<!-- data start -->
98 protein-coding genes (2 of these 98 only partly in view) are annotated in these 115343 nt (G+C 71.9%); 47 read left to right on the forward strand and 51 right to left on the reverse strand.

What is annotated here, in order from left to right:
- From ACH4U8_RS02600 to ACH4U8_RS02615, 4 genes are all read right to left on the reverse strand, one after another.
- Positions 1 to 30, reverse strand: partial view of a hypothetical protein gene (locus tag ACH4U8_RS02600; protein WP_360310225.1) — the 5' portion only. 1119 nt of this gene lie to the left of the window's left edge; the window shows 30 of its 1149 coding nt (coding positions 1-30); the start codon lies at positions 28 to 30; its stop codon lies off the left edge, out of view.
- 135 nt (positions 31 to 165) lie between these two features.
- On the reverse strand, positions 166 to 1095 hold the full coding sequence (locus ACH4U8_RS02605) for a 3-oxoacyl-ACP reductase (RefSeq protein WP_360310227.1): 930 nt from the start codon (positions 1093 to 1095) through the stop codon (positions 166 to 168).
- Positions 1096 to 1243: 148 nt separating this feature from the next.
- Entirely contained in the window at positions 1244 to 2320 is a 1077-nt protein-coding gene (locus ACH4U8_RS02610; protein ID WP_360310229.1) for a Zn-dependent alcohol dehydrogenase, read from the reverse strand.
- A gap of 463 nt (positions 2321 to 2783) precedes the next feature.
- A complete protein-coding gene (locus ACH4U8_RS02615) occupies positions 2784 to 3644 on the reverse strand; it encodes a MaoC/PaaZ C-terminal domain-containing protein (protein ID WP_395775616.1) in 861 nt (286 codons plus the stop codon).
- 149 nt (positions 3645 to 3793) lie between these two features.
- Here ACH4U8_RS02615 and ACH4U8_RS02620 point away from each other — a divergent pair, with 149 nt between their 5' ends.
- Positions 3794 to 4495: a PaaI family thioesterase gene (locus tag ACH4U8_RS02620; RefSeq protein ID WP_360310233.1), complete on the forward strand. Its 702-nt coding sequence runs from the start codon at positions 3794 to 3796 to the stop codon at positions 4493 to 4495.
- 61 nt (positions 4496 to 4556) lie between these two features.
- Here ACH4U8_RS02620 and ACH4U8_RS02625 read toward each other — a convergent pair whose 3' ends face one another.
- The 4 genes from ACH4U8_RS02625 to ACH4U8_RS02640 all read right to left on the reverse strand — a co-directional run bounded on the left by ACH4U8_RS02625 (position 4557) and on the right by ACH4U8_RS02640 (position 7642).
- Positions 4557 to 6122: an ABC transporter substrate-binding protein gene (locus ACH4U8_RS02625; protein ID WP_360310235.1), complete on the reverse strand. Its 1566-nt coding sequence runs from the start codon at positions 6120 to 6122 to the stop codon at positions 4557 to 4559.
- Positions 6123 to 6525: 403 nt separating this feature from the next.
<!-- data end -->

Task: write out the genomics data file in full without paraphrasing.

98 protein-coding genes (2 of these 98 only partly in view) are annotated in these 115343 nt (G+C 71.9%); 47 read left to right on the forward strand and 51 right to left on the reverse strand.

What is annotated here, in order from left to right:
- From ACH4U8_RS02600 to ACH4U8_RS02615, 4 genes are all read right to left on the reverse strand, one after another.
- Positions 1 to 30, reverse strand: partial view of a hypothetical protein gene (locus tag ACH4U8_RS02600; protein WP_360310225.1) — the 5' portion only. 1119 nt of this gene lie to the left of the window's left edge; the window shows 30 of its 1149 coding nt (coding positions 1-30); the start codon lies at positions 28 to 30; its stop codon lies off the left edge, out of view.
- 135 nt (positions 31 to 165) lie between these two features.
- On the reverse strand, positions 166 to 1095 hold the full coding sequence (locus ACH4U8_RS02605) for a 3-oxoacyl-ACP reductase (RefSeq protein WP_360310227.1): 930 nt from the start codon (positions 1093 to 1095) through the stop codon (positions 166 to 168).
- Positions 1096 to 1243: 148 nt separating this feature from the next.
- Entirely contained in the window at positions 1244 to 2320 is a 1077-nt protein-coding gene (locus ACH4U8_RS02610; protein ID WP_360310229.1) for a Zn-dependent alcohol dehydrogenase, read from the reverse strand.
- A gap of 463 nt (positions 2321 to 2783) precedes the next feature.
- A complete protein-coding gene (locus ACH4U8_RS02615) occupies positions 2784 to 3644 on the reverse strand; it encodes a MaoC/PaaZ C-terminal domain-containing protein (protein ID WP_395775616.1) in 861 nt (286 codons plus the stop codon).
- 149 nt (positions 3645 to 3793) lie between these two features.
- Here ACH4U8_RS02615 and ACH4U8_RS02620 point away from each other — a divergent pair, with 149 nt between their 5' ends.
- Positions 3794 to 4495: a PaaI family thioesterase gene (locus tag ACH4U8_RS02620; RefSeq protein ID WP_360310233.1), complete on the forward strand. Its 702-nt coding sequence runs from the start codon at positions 3794 to 3796 to the stop codon at positions 4493 to 4495.
- 61 nt (positions 4496 to 4556) lie between these two features.
- Here ACH4U8_RS02620 and ACH4U8_RS02625 read toward each other — a convergent pair whose 3' ends face one another.
- The 4 genes from ACH4U8_RS02625 to ACH4U8_RS02640 all read right to left on the reverse strand — a co-directional run bounded on the left by ACH4U8_RS02625 (position 4557) and on the right by ACH4U8_RS02640 (position 7642).
- Positions 4557 to 6122: an ABC transporter substrate-binding protein gene (locus ACH4U8_RS02625; protein ID WP_360310235.1), complete on the reverse strand. Its 1566-nt coding sequence runs from the start codon at positions 6120 to 6122 to the stop codon at positions 4557 to 4559.
- Positions 6123 to 6525: 403 nt separating this feature from the next.